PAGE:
This past Friday, Northwestern University’s Block Cinema concluded its series dedicated to legendary film programmer and cinephile Henri Langlois with a screening of L’Atalante, Jean Vigo’s unwavering masterpiece, easily among the most beautiful films ever made. Langlois’s relationship with the film is well-known. During his stint as head of the Cinematheque Francaise, he famously attempted to restore the film using both the domestic theatrical print and footage found in different versions from around the world, a sort of atonement for what he considered his own inadequacy compared to Vigo’s artistry. Langlois once said the director “makes films as easily as breathing. He sees, he dreams, he thinks, he writes, he lives cinema. . . . If the cinema is an art of sleep, there’s only one man who holds the key to dreams, Jean Vigo.”
L’Atalante was released during France’s poetic realism era and is considered one of the key examples of the style. These films came about when the French film industry sat precariously on the WWII bubble, offering dispirited if outright cynical views of prewar French society, brooding protonoir visuals, and a general sense of foreboding—yet there’s something infinitely optimistic in their aesthetic ambition and commitment to art in the face of encroaching menace. Here are my five favorite films from the era.
5. Le Grand Jeu (dir. Jacques Feyder, 1934) One of the earliest films to express the sense of romantic despair that characterized much of poetic realism, and one of the most eccentric depictions of the French Foreign Legion in all of film. Not only does this early example of poetic realism set numerous precedents for the films to come, it also anticipates certain aspects of the American melodrama.
4. Port of Shadows (dir. Marcel Carné, 1938) Carné’s masterpiece, a quintessentially French film that drives home the notion that nothing in life is as important as passion. Of course, there’s a lot of American noir in here, too. Jean Gabin, at the peak of his fame and prowess, is all steel reserve and iron chin, the ideal conduit for the story’s sternly pessimistic tone.
3. The Lower Depths (dir. Jean Renoir, 1939) You could put any 30s Renoir film—Grand Illusion, The Rules of the Game, La Bête Humaine—in this space and be correct, so I went with one of his minor efforts if only to suggest that there’s no such thing as a “minor” Renoir film. It’s maybe the most hopeful and animated depiction of a decidedly dour milieu, a testament to Renoir’s uniquely humanist tendencies.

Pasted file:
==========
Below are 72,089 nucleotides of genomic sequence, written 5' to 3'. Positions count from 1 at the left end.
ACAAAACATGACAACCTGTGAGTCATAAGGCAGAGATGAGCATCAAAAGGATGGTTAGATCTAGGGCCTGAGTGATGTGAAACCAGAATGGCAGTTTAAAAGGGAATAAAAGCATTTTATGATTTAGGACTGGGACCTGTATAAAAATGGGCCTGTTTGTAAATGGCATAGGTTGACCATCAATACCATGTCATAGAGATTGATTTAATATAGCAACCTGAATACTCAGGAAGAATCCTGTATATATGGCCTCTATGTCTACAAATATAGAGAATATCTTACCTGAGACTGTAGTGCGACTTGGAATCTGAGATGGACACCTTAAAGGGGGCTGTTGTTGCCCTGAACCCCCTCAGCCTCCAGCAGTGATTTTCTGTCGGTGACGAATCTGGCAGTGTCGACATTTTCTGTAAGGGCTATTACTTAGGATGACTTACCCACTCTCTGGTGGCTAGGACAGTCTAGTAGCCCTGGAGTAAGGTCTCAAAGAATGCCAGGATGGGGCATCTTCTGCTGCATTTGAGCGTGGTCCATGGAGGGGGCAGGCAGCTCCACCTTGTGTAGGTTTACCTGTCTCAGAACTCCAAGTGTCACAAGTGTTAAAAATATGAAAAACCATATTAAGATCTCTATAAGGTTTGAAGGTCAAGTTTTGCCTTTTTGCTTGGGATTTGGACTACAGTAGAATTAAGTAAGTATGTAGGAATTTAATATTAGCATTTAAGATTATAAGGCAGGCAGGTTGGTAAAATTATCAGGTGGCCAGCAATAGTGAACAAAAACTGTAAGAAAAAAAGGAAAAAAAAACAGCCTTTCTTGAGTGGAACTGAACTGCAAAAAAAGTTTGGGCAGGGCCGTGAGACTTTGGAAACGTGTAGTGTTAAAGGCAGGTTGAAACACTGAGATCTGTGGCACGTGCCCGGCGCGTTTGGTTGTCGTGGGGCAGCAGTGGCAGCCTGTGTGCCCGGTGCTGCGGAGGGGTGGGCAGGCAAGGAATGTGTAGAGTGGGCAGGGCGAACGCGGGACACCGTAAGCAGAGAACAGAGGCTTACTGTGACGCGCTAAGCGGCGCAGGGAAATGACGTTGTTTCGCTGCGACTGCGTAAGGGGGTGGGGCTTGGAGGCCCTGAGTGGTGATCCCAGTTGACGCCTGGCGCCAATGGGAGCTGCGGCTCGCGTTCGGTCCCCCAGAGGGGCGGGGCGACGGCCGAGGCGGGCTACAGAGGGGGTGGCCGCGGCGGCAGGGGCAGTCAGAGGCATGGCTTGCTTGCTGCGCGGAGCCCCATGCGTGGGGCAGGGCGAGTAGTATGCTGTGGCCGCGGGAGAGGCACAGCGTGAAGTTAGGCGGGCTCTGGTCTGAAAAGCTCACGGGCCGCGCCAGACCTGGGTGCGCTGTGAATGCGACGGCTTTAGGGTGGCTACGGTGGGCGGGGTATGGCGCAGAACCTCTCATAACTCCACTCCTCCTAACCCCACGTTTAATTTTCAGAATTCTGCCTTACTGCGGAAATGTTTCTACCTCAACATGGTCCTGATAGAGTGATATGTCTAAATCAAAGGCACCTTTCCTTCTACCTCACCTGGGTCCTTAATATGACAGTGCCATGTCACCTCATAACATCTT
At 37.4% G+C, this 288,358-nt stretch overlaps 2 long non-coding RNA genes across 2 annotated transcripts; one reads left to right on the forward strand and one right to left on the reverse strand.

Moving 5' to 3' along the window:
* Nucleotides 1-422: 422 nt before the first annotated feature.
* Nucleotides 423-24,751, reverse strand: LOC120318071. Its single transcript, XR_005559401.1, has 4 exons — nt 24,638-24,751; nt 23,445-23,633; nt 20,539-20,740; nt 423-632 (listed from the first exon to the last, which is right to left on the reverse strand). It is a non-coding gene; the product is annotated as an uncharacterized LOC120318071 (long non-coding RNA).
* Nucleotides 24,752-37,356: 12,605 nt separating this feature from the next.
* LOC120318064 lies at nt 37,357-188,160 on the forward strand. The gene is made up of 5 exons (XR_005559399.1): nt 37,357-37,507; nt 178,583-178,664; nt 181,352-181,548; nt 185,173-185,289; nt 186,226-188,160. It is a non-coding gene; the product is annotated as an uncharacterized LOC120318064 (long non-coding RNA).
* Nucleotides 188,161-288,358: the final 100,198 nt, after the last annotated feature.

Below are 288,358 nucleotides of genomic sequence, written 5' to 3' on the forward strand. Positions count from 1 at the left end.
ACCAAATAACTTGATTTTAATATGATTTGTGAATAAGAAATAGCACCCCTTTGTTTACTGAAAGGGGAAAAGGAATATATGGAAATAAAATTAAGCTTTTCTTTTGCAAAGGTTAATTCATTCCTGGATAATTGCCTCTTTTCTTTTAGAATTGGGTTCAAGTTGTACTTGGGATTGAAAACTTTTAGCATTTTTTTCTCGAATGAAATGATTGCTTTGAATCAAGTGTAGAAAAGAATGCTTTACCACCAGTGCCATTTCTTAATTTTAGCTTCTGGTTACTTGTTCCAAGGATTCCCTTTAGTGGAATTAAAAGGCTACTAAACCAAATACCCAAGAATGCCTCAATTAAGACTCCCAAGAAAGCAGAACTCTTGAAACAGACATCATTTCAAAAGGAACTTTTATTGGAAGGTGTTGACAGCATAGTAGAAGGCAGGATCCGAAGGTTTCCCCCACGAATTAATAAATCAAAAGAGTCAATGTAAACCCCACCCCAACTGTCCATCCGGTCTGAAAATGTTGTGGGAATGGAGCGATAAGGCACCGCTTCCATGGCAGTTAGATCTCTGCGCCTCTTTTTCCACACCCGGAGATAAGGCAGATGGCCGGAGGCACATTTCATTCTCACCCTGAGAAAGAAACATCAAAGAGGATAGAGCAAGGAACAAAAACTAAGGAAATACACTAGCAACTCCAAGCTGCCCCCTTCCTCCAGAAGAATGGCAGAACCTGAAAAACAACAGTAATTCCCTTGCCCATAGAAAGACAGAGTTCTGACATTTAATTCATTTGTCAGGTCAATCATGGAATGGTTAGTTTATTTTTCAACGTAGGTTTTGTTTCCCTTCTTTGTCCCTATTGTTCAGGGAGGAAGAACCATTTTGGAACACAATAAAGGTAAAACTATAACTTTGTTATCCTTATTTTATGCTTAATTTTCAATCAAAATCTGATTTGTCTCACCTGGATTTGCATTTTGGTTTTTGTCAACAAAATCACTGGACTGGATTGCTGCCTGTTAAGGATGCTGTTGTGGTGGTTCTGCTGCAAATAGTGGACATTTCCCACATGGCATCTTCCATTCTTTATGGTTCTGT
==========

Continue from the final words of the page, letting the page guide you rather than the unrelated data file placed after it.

2. Pépé le Moko (dir. Julien Duvivier, 1937) Duvivier is no slouch, but the true draw here, of course, is Gabin. His towering performance represents nothing less than the beginning of an entire screen tradition—of Bogart, Belmondo, Delon, Mitchum, and everyone else in between. The dark heart of an even darker movie, he’s absolutely essential not only to this film but poetic realism as a whole.
1. L’Atalante (dir. Jean Vigo, 1934) As Jonathan Rosenbaum wrote, a majorly influential film that nobody else has come close to matching. Though fundamentally poetic realist, the film’s overall mood—jubilant, anarchic, chimeric—runs counter to the style as a whole. To watch the film is to catch a glimpse of a theoretical future of movies. Vigo left behind more than two dozen unrealized projects, and when you remember that L’Atalante was his finale, the prospect of what could have followed is both dizzying and heartbreaking.
Correction: This article has been amended to reflect that L’Atalante was Jean Vigo’s final film.